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Many people find that their sexual relationships change for a short while after suffering from a heart attack. This article outlines whether sex is dangerous for coronary heart disease patients.

If you have recently been diagnosed with coronary heart disease, suffered from a heart attack, or have had heart surgery, it is normal to feel apprehensive about having sex again. What do you need to know?

Is it safe to have sex again after having a heart attack?

Sex is as strenuous as walking fast or going up two flights of stairs. If you find that you can do these activities without experiencing angina (chest pain) or being short of breath, that tells you that you are likely fit enough to have sex again. If you can do these exercises, the risk that you may trigger some sort of cardiovascular event by engaging in physical intimacy is very low.

Is it safe to have sex again after undergoing heart surgery?

Once you have undergone heart surgery, you need to let your breastbone heal for a while, which usually takes about six to eight weeks. After that, you can try having sex. You should make sure to not place any type of pressure or stress on your chest so that it can sufficiently heal. If you do have sex, stick to positions in which you are comfortable.

You should stop having sex, however, if you experience any discomfort or have any signs of a potential oncoming heart attack, such as being breathless or suffering chest pain. Contact your doctor immediately if that is the case. Additionally, avoid having sex after finishing large meal, have had some alcohol, or are very tired.

What are the risks associated with having sex when you have coronary heart disease?

Many people who suffer from coronary heart disease become scared that having sex will trigger a heart attack. The good news is, despite what is shown consistently in media, heart attacks and other cardiac events rarely occur during sex because people usually only exert themselves for a very short amount of time. Studies have shown that your risk of suffering from a heart attack during sex is very low. Sex actually ranks low in terms of physical intensity — it is the equivalent of doing housework or climbing two flights of stairs, both of which are considered fairly safe activities.

Many people with coronary heart disease are also concerned about experiencing angina either during or following sex. Although this kind of angina has a special name, angina d'amour, it occurs quite infrequently and only accounts for about five percent of all angina attacks. Furthermore, it is very rare for people who exercise regularly to experience any symptoms of angina or chest discomfort during sex.

Finally, many patients who have an implanted cardiac defibrillator worry that the device will deliver some sort of shock to the heart during sex. Even if this does happen, it will not harm or cause pain. However, if you do experience a shock during sex, talk to your cardiologist.

So, I have just had a heart attack: How do I know I can start having sex again?

While having sex is safe for most people who have been diagnosed with coronary heart disease, if you have recently experienced a heart attack or have had a change in your heart status, you should get an evaluation from your doctor to get the OK to start having sex again.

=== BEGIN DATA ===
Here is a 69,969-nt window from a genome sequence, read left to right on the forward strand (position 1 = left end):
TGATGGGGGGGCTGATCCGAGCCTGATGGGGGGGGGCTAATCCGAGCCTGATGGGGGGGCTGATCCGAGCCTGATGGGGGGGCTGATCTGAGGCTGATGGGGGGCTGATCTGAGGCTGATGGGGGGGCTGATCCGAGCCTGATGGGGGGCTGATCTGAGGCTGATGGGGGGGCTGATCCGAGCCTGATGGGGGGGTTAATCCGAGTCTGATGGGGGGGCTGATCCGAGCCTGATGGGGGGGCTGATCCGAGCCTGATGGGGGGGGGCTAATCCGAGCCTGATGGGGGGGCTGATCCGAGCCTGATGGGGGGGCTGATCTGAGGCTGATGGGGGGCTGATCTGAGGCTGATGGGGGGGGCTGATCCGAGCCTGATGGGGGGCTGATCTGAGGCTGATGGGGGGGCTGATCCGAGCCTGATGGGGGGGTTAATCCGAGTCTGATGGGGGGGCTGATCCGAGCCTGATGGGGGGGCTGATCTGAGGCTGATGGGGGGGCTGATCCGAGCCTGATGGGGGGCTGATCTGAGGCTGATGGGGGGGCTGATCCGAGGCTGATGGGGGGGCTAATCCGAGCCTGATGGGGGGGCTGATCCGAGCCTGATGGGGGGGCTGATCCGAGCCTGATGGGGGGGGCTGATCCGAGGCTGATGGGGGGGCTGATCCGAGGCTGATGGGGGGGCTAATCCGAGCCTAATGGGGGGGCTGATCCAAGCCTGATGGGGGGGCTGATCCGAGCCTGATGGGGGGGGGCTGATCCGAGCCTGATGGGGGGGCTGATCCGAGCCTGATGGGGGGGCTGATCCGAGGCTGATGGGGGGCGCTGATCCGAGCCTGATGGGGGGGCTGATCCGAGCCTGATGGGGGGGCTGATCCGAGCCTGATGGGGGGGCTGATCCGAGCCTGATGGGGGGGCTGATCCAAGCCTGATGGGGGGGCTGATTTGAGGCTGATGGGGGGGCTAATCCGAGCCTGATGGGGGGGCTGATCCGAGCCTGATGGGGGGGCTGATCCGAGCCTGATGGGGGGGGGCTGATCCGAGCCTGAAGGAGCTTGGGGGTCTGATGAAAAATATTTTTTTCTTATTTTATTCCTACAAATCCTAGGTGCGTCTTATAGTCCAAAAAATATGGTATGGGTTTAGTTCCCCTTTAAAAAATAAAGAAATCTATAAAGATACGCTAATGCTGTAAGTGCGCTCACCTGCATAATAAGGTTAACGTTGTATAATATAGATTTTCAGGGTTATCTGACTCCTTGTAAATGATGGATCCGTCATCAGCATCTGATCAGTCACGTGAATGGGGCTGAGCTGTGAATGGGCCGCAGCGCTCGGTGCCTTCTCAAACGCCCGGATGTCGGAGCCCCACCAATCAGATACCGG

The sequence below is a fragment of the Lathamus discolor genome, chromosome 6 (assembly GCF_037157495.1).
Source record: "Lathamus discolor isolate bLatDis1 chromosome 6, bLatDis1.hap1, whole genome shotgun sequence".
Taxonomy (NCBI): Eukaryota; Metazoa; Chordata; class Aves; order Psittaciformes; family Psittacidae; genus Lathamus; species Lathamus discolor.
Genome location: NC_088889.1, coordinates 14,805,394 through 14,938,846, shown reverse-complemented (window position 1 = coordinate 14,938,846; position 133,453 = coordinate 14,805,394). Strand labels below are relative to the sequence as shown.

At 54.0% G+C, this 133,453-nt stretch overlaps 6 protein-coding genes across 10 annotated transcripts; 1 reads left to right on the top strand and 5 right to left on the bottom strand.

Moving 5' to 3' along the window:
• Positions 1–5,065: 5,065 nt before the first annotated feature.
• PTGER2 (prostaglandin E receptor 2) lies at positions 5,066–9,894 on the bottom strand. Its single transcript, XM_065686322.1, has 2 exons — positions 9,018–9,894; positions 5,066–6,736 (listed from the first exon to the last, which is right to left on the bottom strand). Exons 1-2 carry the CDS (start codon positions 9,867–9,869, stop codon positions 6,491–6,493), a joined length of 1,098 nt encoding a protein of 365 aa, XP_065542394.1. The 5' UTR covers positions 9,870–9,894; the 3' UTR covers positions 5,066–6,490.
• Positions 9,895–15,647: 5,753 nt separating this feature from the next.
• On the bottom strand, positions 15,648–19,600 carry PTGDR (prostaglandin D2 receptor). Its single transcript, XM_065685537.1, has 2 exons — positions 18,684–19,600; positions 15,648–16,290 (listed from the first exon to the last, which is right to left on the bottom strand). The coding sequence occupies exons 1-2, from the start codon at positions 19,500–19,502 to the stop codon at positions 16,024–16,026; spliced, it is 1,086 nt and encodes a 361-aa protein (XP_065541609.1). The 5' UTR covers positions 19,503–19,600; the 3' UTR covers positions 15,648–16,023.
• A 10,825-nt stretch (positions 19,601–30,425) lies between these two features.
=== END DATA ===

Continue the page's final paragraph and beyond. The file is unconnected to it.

Who should abstain from having sex?

Patients in “high-risk” categories should avoid having sex until their condition is treated and they get the green light from their doctor. You're high-risk if:

  • You have uncontrolled high blood pressure.
  • You have unstable angina.
  • You have advanced heart failure.

Can my medicines affect my libido?

Certain heart medications can reduce your libido, reduce vaginal lubrication, or affect your ability to get or maintain an erection. Antidepressants can also affect your sexual desire and your ability to have an erection or an orgasm. Fortunately, many of these problems can be solved. For example, you can buy lubricants from a pharmacy. Additionally, if your blood pressure medicine is causing you erectile dysfunction, you can plan to have sex before you take it. If your medication is significantly affecting your ability to have a good sex life, talk to your doctor about ways to address it.

Tips to get back to having and enjoying sex with your partner

These are some tips that you can keep in mind when it comes to having sex after experiencing a cardiac event or undergoing surgery:

  • Communicate with your partner about your fear and anxiety. It can help you two feel closer and your partner can help address your concerns.
  • Take things slowly as it can take a while for your sexual relationship to revert back to what it used to be.
  • Don’t put too much pressure on yourself, as that can also affect your libido and ability to get aroused.
  • Find a time when both you and your partner are relaxed and then initiate sex.
  • Wait for two hours after you have eaten to have sex.
  • Be in a comfortable position when having sex.
  • Start off with cuddling and kissing and progress from there. Go slow.
  • If you are having issues having sex, talk to your doctor as they can direct you to educational resources about sex and heart disease or help redirect you to a couples counselor.

  • Taylor Jr, H. A. (1999). Sexual activity and the cardiovascular patient: guidelines. The American journal of cardiology, 84(5), 6-10.
  • Jaarsma, T., Dracup, K., Walden, J., & Stevenson, L. W. (1996). Sexual function in patients with advanced heart failure. Heart & Lung: The Journal of Acute and Critical Care, 25(4), 262-270.
  • Hall, S. A., Shackelton, R., Rosen, R. C., & Araujo, A. B. (2010). Sexual activity, erectile dysfunction, and incident cardiovascular events. The American journal of cardiology, 105(2), 192-197.
  • Photo courtesy of SteadyHealth

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